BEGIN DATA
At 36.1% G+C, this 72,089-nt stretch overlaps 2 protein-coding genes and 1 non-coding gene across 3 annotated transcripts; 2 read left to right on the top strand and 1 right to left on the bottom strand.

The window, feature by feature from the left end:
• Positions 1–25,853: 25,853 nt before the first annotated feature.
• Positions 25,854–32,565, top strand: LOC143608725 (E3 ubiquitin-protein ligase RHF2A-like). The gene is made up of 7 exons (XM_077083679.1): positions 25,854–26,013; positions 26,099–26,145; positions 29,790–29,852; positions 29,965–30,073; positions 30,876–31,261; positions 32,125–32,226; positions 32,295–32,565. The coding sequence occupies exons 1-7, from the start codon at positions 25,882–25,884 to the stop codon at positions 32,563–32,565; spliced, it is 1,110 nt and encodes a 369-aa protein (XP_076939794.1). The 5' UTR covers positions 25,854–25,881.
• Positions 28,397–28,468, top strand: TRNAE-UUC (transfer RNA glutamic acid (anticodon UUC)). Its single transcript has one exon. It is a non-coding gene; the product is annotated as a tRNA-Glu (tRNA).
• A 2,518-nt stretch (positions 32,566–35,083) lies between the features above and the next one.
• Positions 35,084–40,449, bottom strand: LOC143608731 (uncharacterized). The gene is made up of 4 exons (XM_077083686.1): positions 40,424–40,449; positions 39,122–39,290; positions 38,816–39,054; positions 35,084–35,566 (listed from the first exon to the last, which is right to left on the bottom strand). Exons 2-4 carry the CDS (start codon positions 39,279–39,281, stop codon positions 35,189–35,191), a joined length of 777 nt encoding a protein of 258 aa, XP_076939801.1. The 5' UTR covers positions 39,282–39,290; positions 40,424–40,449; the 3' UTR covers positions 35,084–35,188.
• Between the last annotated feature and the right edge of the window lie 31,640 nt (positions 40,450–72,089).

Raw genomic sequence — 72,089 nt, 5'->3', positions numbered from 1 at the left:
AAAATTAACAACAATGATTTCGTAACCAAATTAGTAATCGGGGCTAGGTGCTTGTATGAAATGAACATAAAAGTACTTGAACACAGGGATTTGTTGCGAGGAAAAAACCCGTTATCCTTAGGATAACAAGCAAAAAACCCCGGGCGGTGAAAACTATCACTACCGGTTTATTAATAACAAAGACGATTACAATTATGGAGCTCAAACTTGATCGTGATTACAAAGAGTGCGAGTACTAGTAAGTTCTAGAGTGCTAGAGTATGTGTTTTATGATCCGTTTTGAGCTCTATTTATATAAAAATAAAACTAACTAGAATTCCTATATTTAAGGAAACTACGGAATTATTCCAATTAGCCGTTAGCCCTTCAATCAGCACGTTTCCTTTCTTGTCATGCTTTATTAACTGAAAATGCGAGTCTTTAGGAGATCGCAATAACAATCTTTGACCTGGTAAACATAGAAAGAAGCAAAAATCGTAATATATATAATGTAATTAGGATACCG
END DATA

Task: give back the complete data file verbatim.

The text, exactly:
At 36.1% G+C, this 72,089-nt stretch overlaps 2 protein-coding genes and 1 non-coding gene across 3 annotated transcripts; 2 read left to right on the top strand and 1 right to left on the bottom strand.

The window, feature by feature from the left end:
• Positions 1–25,853: 25,853 nt before the first annotated feature.
• Positions 25,854–32,565, top strand: LOC143608725 (E3 ubiquitin-protein ligase RHF2A-like). The gene is made up of 7 exons (XM_077083679.1): positions 25,854–26,013; positions 26,099–26,145; positions 29,790–29,852; positions 29,965–30,073; positions 30,876–31,261; positions 32,125–32,226; positions 32,295–32,565. The coding sequence occupies exons 1-7, from the start codon at positions 25,882–25,884 to the stop codon at positions 32,563–32,565; spliced, it is 1,110 nt and encodes a 369-aa protein (XP_076939794.1). The 5' UTR covers positions 25,854–25,881.
• Positions 28,397–28,468, top strand: TRNAE-UUC (transfer RNA glutamic acid (anticodon UUC)). Its single transcript has one exon. It is a non-coding gene; the product is annotated as a tRNA-Glu (tRNA).
• A 2,518-nt stretch (positions 32,566–35,083) lies between the features above and the next one.
• Positions 35,084–40,449, bottom strand: LOC143608731 (uncharacterized). The gene is made up of 4 exons (XM_077083686.1): positions 40,424–40,449; positions 39,122–39,290; positions 38,816–39,054; positions 35,084–35,566 (listed from the first exon to the last, which is right to left on the bottom strand). Exons 2-4 carry the CDS (start codon positions 39,279–39,281, stop codon positions 35,189–35,191), a joined length of 777 nt encoding a protein of 258 aa, XP_076939801.1. The 5' UTR covers positions 39,282–39,290; positions 40,424–40,449; the 3' UTR covers positions 35,084–35,188.
• Between the last annotated feature and the right edge of the window lie 31,640 nt (positions 40,450–72,089).

Raw genomic sequence — 72,089 nt, 5'->3', positions numbered from 1 at the left:
AAAATTAACAACAATGATTTCGTAACCAAATTAGTAATCGGGGCTAGGTGCTTGTATGAAATGAACATAAAAGTACTTGAACACAGGGATTTGTTGCGAGGAAAAAACCCGTTATCCTTAGGATAACAAGCAAAAAACCCCGGGCGGTGAAAACTATCACTACCGGTTTATTAATAACAAAGACGATTACAATTATGGAGCTCAAACTTGATCGTGATTACAAAGAGTGCGAGTACTAGTAAGTTCTAGAGTGCTAGAGTATGTGTTTTATGATCCGTTTTGAGCTCTATTTATATAAAAATAAAACTAACTAGAATTCCTATATTTAAGGAAACTACGGAATTATTCCAATTAGCCGTTAGCCCTTCAATCAGCACGTTTCCTTTCTTGTCATGCTTTATTAACTGAAAATGCGAGTCTTTAGGAGATCGCAATAACAATCTTTGACCTGGTAAACATAGAAAGAAGCAAAAATCGTAATATATATAATGTAATTAGGATACCG